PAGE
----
The 21st Manhattan Cup took place on June 3, 2022, with thirty-two warriors on hand to fish with a throng of anglers, charter captains, and light tackle guides, who either donated their boats and services for the day or paid an entry fee to enter and support the cause. It was a wonderful day of fishing, celebration, and comradery. Here are reflections from two very special warriors who attended the event about their experiences and what the Manhattan Cup means to them. 

Robert first fished the Cup as a struggling, deeply depressed Iraq war vet in 2011.  He is a battle-scarred hero with the medals and Purple Hearts to prove it, not that his humble nature would ever make that a topic of conversation. 
A city kid who grew up on the mean streets of the Williamsburg section of Brooklyn, Gil never engaged in outdoor pursuits. “I didn’t even know we had parks back then,” he commented. Gil watched the towers fall at the age of sixteen and vowed that violation of his city would not go unanswered. He joined the United States Army after high school and rose to the rank of sergeant in 19 Delta Calvary Scouts, one of the units scheduled to ship out for the Middle East. His unit’s responsibility was long-range reconnaissance, targeting and capturing high-value targets, and training Iraqi police.   
During his four-year enlistment he did two 15-month tours with multiple deployments based out of Ramadi, the heart of the enemy insurgency. 
“Command would shift us around to enemy hotspots,” Gil said. “Wherever enemy activity was the worst they would send my unit in to put the fire out. An article in Stars and Stripes said 19 Delta was the most combat active unit in Iraq in 2006, but it was like that during my entire time in country. We left base in small convoys and head toward suspected enemy strongholds as bait to attract ambushes and draw out the enemy to engage. As a result, we took a lot of casualties.”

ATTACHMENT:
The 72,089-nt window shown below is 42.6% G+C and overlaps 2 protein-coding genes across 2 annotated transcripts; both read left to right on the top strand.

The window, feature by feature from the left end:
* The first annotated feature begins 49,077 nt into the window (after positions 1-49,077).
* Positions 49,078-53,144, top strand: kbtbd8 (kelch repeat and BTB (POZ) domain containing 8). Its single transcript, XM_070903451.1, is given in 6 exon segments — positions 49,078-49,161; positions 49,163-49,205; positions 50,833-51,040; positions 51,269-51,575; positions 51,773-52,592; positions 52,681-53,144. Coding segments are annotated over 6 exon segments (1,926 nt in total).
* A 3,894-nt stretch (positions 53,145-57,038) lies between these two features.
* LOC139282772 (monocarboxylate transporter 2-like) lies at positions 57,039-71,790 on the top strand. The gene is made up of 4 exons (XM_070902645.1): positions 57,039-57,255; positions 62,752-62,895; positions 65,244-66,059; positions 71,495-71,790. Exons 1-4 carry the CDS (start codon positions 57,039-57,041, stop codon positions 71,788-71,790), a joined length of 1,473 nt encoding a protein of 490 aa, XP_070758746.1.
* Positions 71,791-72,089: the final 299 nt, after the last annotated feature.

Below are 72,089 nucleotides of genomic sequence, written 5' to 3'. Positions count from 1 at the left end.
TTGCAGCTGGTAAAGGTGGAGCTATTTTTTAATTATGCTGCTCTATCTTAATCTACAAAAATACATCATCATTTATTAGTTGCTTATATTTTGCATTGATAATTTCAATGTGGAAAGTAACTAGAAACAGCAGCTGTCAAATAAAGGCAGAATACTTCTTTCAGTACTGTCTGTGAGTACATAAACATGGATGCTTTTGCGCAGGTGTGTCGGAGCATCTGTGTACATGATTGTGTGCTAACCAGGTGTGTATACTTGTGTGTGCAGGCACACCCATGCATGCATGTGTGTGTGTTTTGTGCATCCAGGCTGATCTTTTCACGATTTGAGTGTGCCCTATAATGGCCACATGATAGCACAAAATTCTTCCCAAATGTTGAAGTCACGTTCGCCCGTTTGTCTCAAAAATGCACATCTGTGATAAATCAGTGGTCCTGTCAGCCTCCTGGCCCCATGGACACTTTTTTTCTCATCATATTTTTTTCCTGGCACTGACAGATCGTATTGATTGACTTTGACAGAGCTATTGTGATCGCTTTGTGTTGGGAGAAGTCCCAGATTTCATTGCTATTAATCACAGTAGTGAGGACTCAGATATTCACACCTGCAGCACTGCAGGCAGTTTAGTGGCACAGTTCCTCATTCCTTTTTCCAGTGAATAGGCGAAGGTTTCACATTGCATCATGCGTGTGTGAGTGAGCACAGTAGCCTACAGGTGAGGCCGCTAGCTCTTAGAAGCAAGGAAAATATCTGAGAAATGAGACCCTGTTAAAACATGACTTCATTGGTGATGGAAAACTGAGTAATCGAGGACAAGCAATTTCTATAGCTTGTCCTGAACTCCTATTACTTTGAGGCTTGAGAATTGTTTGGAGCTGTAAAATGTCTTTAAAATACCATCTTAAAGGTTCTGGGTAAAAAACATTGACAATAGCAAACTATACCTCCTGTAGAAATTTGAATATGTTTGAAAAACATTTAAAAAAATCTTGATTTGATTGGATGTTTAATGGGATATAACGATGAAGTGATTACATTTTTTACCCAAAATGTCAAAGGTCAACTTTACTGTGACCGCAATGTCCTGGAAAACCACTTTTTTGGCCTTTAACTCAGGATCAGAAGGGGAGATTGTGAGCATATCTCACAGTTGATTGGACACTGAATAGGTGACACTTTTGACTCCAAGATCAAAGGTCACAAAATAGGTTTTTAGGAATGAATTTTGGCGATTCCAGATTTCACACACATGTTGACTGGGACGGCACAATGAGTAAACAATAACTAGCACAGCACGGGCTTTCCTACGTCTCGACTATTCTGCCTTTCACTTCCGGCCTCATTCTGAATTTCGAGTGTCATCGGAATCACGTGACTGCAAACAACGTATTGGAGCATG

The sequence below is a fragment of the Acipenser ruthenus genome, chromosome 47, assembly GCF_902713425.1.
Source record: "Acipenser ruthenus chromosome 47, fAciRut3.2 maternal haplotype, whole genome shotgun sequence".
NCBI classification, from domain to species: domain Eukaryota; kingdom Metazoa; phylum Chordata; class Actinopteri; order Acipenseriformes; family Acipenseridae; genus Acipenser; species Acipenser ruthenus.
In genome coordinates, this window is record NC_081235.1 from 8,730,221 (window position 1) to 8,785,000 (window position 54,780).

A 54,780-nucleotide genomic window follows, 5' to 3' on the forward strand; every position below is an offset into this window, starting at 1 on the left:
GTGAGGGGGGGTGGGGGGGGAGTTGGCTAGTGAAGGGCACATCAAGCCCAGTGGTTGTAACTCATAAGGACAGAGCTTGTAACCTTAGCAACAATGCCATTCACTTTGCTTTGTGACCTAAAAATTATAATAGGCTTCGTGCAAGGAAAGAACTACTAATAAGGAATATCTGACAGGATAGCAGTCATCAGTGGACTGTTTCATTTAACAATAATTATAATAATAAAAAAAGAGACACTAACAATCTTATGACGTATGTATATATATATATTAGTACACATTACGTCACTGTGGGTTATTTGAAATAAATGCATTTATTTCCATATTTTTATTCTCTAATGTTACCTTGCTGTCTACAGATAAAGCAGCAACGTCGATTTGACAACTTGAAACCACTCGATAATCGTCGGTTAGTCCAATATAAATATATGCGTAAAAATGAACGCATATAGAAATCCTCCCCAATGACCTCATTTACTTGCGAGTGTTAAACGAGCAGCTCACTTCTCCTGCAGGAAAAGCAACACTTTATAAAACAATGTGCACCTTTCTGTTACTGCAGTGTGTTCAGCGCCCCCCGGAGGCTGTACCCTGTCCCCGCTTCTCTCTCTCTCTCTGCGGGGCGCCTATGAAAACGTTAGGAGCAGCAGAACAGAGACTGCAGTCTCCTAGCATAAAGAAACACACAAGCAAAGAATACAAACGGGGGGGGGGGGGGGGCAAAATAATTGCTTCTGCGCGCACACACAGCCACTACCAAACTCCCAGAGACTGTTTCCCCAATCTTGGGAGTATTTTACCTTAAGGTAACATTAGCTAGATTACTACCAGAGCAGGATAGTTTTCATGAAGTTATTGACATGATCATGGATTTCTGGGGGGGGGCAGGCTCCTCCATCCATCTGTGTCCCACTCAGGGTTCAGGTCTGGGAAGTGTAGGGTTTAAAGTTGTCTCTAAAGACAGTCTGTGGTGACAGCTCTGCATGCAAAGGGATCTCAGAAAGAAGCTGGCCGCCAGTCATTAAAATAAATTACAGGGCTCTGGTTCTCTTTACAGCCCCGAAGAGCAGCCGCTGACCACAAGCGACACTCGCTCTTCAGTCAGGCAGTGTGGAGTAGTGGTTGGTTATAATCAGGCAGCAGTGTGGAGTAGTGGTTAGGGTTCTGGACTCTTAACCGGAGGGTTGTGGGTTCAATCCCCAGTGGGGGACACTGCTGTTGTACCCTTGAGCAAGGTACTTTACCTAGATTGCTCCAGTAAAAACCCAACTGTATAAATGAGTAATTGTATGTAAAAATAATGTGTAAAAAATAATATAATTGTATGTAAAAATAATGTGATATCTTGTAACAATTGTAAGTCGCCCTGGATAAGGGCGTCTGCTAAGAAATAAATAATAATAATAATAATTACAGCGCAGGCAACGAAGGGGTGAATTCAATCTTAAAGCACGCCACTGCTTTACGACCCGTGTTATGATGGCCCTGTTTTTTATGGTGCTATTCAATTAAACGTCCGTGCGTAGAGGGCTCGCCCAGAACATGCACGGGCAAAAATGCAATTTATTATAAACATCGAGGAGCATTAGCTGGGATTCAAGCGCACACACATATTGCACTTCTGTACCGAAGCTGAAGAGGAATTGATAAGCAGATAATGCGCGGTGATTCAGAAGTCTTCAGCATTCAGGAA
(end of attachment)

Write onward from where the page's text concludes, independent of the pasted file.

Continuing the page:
On his last combat patrol, Gil was the gunner sitting on an open turret atop a lightly armored Humvee® with a 50-caliber machine gun at the ready. As the patrol’s lead truck, he was the first to encounter a suicide bomber driving an explosive-packed car directly at the convoy. He opened fire attempting to neutralize the attacker when the vehicle erupted in a massive explosion just twenty-five yards from his position, saving the patrol but causing catastrophic damage to his truck and its occupants. Gil suffered traumatic brain injury and critical physical wounds that required removal of shattered bones from his body. That put an end to his deployment and started a long, difficult road back to civilian life marred by horrible bouts with PTSD and battles with the VA to get the help he needed. His psychological state was so unbearable that he tried to take his own life.